Friday, July 3, 2009

The Many Lives of Fort Robinson, Nebraska

July 1, 2009

We thought we ought to pay a visit to Fort Robinson, just to see the infamous site where Crazy Horse was killed, before we headed into the Black Hills, the area where his Sioux people once lived, and where today Crazy Horse's image is being carved into a mountain on a scale intended to dwarf Mt. Rushmore.

But, I am getting ahead of myself. We came to Fort Robinson for Crazy Horse, but found that the fort had at least nine lives, and Crazy Horse was only a part of its first, and lost his life in the second. (The photo is of a Crazy Horse memorial in the foreground, and the Post Headquarters in the background.)

The Nine Lives of Fort Robinson:

  1. The Fort Laramie Treaty of 1868 guaranteed the Sioux, and other tribes, food and supplies in return for land they ceded to the U.S. Fort Robinson, which began as a tent camp in 1874, was intended to be an Agency to hold up the U.S. end of the bargain, supplying the tribes.

  2. Crazy Horse was killed by a soldier's bayonet in 1877, while trying to escape Fort Robinson (although the Army claimed he was killed by his own knife in a scuffle with another Native American trying to stop him from threatening the Army personnel attempting to detain him). At the time Crazy Horse was in custody, he had surrendered, along with 889 members of his tribe, to escape further government persecution. By this time, gold miners had been trespassing on the Sioux reservation for two years, with no Army intervention, on President Grant's orders. Meanwhile, the Bureau of Indian Affairs ordered the Sioux to stay on their reservation and not wander off it to hunt, and then Government troops surrounded Indian camps, and took their weapons. While disarming the Red Cloud Camp, which was supposed to be under the Agency of Fort Robinson, they drove off the Sioux horses, and later sold them in the East. This chapter in the life of Fort Robinson was its most shameful.

  3. The Buffalo Soldiers, the renowned Black cavalry, were stationed at Fort Robinson.

  4. Fort Robinson served as a testing site for field use of high-wheeled bicycles. Predictably, bicycles were found to be unfeasible for this purpose (but it must have been pretty hilarious to observe the tests).

  5. The Fort became the nation's largest training, care, and breeding center for Army horses and mules in 1919, and held this distinction through 1943, when it quartered 12,000 horses and 10,000 pack mules. With all those horses, the base became the site of frequent foxhunts, steeplechases, polo matches, and trail rides (note, no rodeos). This earned it the reputation of "The Army's Country Club."

  6. The U.S. Olympic Equestrian Team trained at the fort in 1935-39, and went on to win medals.

  7. The Fort became the largest K-9 Corps training facility in the country in 1942-46. There were 2,000 dogs on the base at once, which led to complaints from neighbors that could hear them three miles away. It was not a coincidence that the dog training facility was located at the same place as the horse training facility—"surplus" horses and mules were used for dog rations.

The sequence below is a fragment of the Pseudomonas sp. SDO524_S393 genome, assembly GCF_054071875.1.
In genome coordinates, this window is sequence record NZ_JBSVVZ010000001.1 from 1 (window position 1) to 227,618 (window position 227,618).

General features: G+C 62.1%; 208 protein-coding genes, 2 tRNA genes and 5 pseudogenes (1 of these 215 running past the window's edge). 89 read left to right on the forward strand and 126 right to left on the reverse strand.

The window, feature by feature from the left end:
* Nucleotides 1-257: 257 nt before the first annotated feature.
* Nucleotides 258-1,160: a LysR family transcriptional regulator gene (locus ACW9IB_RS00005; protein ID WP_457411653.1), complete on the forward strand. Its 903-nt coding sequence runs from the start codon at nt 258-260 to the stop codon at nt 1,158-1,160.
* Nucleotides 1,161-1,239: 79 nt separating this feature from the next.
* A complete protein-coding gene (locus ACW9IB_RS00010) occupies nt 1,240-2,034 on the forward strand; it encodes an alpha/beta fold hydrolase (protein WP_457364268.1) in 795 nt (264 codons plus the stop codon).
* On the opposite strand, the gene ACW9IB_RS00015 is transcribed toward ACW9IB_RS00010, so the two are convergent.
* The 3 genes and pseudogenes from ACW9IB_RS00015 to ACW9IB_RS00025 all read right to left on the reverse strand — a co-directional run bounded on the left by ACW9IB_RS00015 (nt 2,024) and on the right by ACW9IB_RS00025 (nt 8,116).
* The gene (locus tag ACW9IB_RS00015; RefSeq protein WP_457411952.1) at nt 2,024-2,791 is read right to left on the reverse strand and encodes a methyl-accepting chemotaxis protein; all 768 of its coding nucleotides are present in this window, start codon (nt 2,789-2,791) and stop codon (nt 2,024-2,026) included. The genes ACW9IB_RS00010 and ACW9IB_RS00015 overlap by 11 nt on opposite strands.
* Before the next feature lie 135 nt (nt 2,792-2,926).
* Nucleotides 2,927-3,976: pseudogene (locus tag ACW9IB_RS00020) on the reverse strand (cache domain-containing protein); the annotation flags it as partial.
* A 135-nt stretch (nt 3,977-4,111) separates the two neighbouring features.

8. The base became a German POW camp in 1943. In addition to doing farming work in the area to fill in for the local men who were off fighting the war, the 3,000 Germans here had a theatre troop and an orchestra. To see all the information about the POW camp at the museum, you would think that these Germans lucked out by being caught and brought here to eat well and enjoy a little vacation in the country.

  9. The USDA turned the camp into a beef cattle research station (1949-71).

Actually, I guess the fort has ten lives, because it lives on as a historic site with a museum, many of its historic buildings, and lots of historic markers--the sources of all the information we learned above. And, it is part of a big state park that offers tons of activities and amusements for visitors to choose from every day—hay rides, horseback riding, a pool, tennis courts, kids' crafts, campfires . . . kind of in the tradition of its "Army Country Club" era.

After we watched a movie about the fort's history and toured its museum, we hopped on our bicycles to complete a tour around the base, stopping to read all the historic markers we could find. Then we rode a packed gravel trail built on an old rail bed stretching from the fort to the nearby town of Crawford. We had an eight-mile round-trip through grasslands with scenic buttes rising in the distance, and little forest oases. We pedaled faster and faster on our return trip, as the clouds were building ominously. We made it back to our car just as the skies opened.

Our plans for an open air picnic washed out, but Dick got permission for us to enjoy our lunch on the porch of one of the old officer's quarters. Today, visitors can stay in the historic quarters, which are quite generous in size, we observed, as we wandered around inside (guests had recently vacated, leaving the door unlocked—we couldn't resist a peek). Two families of six could all have beds, not even using the futon in the living room.

We suspect that most people who come to Fort Robinson State Park don't visit the history museum, because there are so many other fun things to do in the park. But, once we toured the museum, and knew the secrets of the fort's history, it was hard to look at our peaceful surroundings without thinking about the tragic events that had happened here.

No comments:

Post a Comment